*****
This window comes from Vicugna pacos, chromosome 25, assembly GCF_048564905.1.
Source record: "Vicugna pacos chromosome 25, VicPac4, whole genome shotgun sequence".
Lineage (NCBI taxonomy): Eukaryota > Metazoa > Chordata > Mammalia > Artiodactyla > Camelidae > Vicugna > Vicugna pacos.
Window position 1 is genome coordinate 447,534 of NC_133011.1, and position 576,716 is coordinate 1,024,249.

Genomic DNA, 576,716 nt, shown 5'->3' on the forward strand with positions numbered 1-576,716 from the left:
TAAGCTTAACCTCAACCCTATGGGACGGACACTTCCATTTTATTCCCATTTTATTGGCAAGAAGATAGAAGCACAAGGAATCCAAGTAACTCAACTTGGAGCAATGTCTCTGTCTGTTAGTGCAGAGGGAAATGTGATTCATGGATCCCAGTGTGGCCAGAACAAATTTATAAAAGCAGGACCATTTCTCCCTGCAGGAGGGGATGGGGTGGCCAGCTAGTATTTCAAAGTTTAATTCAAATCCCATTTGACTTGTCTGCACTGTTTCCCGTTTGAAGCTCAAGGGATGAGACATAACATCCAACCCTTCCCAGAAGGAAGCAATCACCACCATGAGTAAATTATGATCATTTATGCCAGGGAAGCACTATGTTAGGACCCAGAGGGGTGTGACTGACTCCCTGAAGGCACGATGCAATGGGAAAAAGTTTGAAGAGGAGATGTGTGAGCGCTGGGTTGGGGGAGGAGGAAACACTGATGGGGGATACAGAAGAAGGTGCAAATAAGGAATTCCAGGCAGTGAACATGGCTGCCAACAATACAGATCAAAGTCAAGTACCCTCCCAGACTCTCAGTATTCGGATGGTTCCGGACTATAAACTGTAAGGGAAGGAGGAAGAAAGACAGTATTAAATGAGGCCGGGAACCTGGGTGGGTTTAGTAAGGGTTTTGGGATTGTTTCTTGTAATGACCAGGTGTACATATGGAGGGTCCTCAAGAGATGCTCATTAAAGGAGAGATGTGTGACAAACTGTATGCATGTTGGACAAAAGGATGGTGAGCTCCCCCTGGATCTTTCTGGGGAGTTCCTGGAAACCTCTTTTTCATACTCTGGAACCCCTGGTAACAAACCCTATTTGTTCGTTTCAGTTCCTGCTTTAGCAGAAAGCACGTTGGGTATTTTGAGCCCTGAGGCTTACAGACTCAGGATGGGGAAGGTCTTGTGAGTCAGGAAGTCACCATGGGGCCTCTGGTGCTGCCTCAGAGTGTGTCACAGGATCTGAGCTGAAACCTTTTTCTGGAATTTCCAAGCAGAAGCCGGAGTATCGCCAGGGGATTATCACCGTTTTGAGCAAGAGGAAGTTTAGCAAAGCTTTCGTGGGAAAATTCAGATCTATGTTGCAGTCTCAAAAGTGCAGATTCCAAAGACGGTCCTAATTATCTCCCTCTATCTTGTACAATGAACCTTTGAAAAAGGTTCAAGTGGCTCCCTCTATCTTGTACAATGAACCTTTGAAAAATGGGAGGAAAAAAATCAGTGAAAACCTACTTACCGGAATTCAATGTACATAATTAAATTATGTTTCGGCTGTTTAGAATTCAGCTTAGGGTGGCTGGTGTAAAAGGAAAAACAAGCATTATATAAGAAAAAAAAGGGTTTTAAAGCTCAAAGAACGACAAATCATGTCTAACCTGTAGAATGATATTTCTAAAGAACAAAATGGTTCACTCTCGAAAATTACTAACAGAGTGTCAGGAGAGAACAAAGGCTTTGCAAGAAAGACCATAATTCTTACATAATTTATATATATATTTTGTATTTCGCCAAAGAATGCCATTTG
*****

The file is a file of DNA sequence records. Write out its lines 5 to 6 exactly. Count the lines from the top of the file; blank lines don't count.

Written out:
Genomic DNA, 576,716 nt, shown 5'->3' on the forward strand with positions numbered 1-576,716 from the left:
TAAGCTTAACCTCAACCCTATGGGACGGACACTTCCATTTTATTCCCATTTTATTGGCAAGAAGATAGAAGCACAAGGAATCCAAGTAACTCAACTTGGAGCAATGTCTCTGTCTGTTAGTGCAGAGGGAAATGTGATTCATGGATCCCAGTGTGGCCAGAACAAATTTATAAAAGCAGGACCATTTCTCCCTGCAGGAGGGGATGGGGTGGCCAGCTAGTATTTCAAAGTTTAATTCAAATCCCATTTGACTTGTCTGCACTGTTTCCCGTTTGAAGCTCAAGGGATGAGACATAACATCCAACCCTTCCCAGAAGGAAGCAATCACCACCATGAGTAAATTATGATCATTTATGCCAGGGAAGCACTATGTTAGGACCCAGAGGGGTGTGACTGACTCCCTGAAGGCACGATGCAATGGGAAAAAGTTTGAAGAGGAGATGTGTGAGCGCTGGGTTGGGGGAGGAGGAAACACTGATGGGGGATACAGAAGAAGGTGCAAATAAGGAATTCCAGGCAGTGAACATGGCTGCCAACAATACAGATCAAAGTCAAGTACCCTCCCAGACTCTCAGTATTCGGATGGTTCCGGACTATAAACTGTAAGGGAAGGAGGAAGAAAGACAGTATTAAATGAGGCCGGGAACCTGGGTGGGTTTAGTAAGGGTTTTGGGATTGTTTCTTGTAATGACCAGGTGTACATATGGAGGGTCCTCAAGAGATGCTCATTAAAGGAGAGATGTGTGACAAACTGTATGCATGTTGGACAAAAGGATGGTGAGCTCCCCCTGGATCTTTCTGGGGAGTTCCTGGAAACCTCTTTTTCATACTCTGGAACCCCTGGTAACAAACCCTATTTGTTCGTTTCAGTTCCTGCTTTAGCAGAAAGCACGTTGGGTATTTTGAGCCCTGAGGCTTACAGACTCAGGATGGGGAAGGTCTTGTGAGTCAGGAAGTCACCATGGGGCCTCTGGTGCTGCCTCAGAGTGTGTCACAGGATCTGAGCTGAAACCTTTTTCTGGAATTTCCAAGCAGAAGCCGGAGTATCGCCAGGGGATTATCACCGTTTTGAGCAAGAGGAAGTTTAGCAAAGCTTTCGTGGGAAAATTCAGATCTATGTTGCAGTCTCAAAAGTGCAGATTCCAAAGACGGTCCTAATTATCTCCCTCTATCTTGTACAATGAACCTTTGAAAAAGGTTCAAGTGGCTCCCTCTATCTTGTACAATGAACCTTTGAAAAATGGGAGGAAAAAAATCAGTGAAAACCTACTTACCGGAATTCAATGTACATAATTAAATTATGTTTCGGCTGTTTAGAATTCAGCTTAGGGTGGCTGGTGTAAAAGGAAAAACAAGCATTATATAAGAAAAAAAAGGGTTTTAAAGCTCAAAGAACGACAAATCATGTCTAACCTGTAGAATGATATTTCTAAAGAACAAAATGGTTCACTCTCGAAAATTACTAACAGAGTGTCAGGAGAGAACAAAGGCTTTGCAAGAAAGACCATAATTCTTACATAATTTATATATATATTTTGTATTTCGCCAAAGAATGCCATTTG